Startup entrepreneurs are drawn to InsurTech ventures for good reason, according to a recent report from Accenture, the international management consulting and professional services company based in Dublin, Ireland.
Entitled “The Rise of Insurtech: How young startups and a mature industry can bring out the best in one another,” the report found that innovation-driven growing pains in the insurance industry should ultimately bear significant fruit:
“We’ve seen a rapid acceleration of investment into and deal activity around intelligent automation and IoT start-ups over the last 12 months,” said Roy Jubraj, a co-author of the report and Accenture’s Digital & Innovation lead in the company’s Financial Services practice in the U.K. and Ireland. “These technologies are primed to disrupt the industry in the years to come.”
Data from Accenture’s Technology Vision for Insurance 2017 determined that most insurers recognize the need and urgency to innovate. Consider that:
- Eighty-seven (87%) percent insurers agree that technology is no longer advancing in a linear fashion, but rather at an exponential rate.
- Eighty-six (86%) percent of insurers believe they must innovate at an increasingly rapid pace simply to retain a competitive edge.
- Ninety-six (96%) percent of insurers think that digital ecosystems are having an impact on the insurance industry
The report also cites data from CB Insights, the New York City market research firm, that determined “both the volume and value” of InsurTech investment in the United Kingdom alone doubled between 2014 and 2016, with total investment reaching $1.7 billion.
Continue on for three distinct reasons why startup entrepreneurs are drawn to InsurTech ventures.
No. 3: Big data, analytics and artificial intelligence are hot.
The insurance industry now views these functions as essential to its ability to deliver the level of customer service and personalization demaned by today’s digital-savvy consumer.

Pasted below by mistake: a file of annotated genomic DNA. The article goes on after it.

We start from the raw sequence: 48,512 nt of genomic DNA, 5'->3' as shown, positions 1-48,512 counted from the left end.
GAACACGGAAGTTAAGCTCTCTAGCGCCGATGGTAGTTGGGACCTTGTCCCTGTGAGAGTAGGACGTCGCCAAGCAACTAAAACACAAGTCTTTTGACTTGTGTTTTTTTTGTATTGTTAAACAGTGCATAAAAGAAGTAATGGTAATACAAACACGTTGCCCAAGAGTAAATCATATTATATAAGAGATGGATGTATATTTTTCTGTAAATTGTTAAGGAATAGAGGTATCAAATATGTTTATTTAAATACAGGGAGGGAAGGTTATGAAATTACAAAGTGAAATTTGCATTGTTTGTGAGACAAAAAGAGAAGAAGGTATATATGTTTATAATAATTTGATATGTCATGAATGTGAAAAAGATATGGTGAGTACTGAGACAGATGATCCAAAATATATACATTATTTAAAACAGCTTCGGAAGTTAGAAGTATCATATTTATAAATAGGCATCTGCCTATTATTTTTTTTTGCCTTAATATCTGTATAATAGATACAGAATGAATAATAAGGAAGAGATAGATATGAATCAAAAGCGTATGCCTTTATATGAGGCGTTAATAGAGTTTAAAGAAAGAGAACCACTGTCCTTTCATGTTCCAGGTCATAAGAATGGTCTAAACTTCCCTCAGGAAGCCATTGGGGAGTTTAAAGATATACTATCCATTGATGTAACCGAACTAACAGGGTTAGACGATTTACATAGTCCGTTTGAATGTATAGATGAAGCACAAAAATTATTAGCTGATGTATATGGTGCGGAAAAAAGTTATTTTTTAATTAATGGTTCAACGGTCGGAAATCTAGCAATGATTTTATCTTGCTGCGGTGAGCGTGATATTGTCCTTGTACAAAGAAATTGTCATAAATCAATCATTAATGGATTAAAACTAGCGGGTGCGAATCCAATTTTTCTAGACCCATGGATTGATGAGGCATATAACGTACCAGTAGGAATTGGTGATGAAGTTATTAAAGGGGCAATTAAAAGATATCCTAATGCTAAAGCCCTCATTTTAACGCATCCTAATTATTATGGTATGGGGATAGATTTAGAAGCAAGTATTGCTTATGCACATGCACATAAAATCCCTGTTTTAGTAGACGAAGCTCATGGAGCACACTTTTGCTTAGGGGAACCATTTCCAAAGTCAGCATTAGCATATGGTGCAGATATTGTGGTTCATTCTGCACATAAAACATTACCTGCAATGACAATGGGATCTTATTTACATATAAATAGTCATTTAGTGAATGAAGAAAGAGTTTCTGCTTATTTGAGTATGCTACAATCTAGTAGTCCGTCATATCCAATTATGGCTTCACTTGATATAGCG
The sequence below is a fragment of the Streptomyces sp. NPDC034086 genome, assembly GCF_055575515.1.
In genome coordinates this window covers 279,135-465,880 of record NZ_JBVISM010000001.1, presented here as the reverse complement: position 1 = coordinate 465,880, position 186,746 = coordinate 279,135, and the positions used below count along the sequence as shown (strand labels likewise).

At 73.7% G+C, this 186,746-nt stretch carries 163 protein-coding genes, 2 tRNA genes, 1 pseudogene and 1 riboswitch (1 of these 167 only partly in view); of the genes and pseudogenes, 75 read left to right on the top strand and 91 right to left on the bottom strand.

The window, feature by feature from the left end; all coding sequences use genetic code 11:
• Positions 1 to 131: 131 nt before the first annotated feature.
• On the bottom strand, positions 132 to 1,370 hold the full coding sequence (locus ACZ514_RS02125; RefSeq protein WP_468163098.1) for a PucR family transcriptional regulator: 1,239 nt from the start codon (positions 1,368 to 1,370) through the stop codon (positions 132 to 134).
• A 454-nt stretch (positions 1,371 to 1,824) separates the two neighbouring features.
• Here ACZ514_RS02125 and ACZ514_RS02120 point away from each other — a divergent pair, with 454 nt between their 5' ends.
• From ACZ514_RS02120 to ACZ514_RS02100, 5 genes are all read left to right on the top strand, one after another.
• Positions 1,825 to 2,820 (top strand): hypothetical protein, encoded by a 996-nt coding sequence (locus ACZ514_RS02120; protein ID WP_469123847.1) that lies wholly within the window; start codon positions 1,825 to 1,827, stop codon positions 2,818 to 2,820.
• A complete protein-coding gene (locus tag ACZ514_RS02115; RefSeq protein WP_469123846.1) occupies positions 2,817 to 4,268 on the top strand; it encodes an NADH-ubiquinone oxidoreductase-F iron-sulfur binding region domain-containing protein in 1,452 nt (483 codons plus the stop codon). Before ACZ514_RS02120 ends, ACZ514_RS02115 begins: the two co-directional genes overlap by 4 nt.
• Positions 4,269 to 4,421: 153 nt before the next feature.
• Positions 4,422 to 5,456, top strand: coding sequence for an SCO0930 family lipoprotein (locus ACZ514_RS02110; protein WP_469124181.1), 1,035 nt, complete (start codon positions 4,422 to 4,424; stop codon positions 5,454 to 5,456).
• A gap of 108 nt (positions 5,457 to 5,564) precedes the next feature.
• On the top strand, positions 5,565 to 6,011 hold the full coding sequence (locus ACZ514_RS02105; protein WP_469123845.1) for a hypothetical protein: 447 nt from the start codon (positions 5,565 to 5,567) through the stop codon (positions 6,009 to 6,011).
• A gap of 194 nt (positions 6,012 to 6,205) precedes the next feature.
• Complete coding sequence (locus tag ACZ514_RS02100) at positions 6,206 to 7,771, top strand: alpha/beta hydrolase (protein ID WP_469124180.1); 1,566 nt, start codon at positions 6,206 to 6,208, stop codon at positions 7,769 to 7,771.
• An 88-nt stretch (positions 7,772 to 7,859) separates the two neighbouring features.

Accenture’s report found that the total number of InsurTech deals based on AI and automation service, or that fuel the IoT (Internet of Things) market increased 79 percent in 2016, which accounted for 44 percent, or $711 million, of total InsurTech investment.
Consider that the number of InsurTech startups just focused on big data use more than doubled between 2014 and 2016:
- Accenture counted 24 data-driven InsurTech startups in 2014.
- There were 50 data-driven InsurTech startups in 2015.
- There were 60 data-driven InsurTech startups in 2016.
No. 2: Traditional insurers continue to face innovation headaches.
The sheer volume of InsureTech startups coming to market has compelled traditional insurers to step up their digital strategies while at the same time revealing significant challenges facing the industry.
Among the innovation questions that continue to haunt insurers, according to Accenture:
- Could the risks of high-tech disruption outweigh the benefits?
- How reliable is big data?
- How committed are traditional insurers to fundamentally changing their business processes?
The Accenture report quotes Renaud Million, co-founder & CEO of SPIXII, an insurance technology company based in England:
“I felt that the insurance industry was very traditional and suffering from a communication issue with its customers, especially the digital customers,” Million said. “For me, it was clear that insurance products should start from the customer rather than from pre-existing processes.”
No. 1: Incumbents now recognize the value of InsurTech collaborations.
Researchers determined that some traditional insurers are beginning to recognize their limitations with regards to internal innovation, and looking for business partners who can help.
“I’ve been very impressed by insurers’ willingness to learn, and the involvement of the broader ecosystem (analytics firms, consultancies, conferences and the media) has also helped bridge the gap between InsurTechs and traditional insurers,” Erik Abrahamsson Founder & CEO of Digital Fineprint, a London-based company that gleans insurance data from customer social media use, told Accenture researchers. “That being said, we can always do more.”
Accenture determined that 26 percent of incumbent insurers currently funnel cash into digital startups, and only 17 percent of them maintain an in-house venture capital fund for growing digital or tech-driven business interests.
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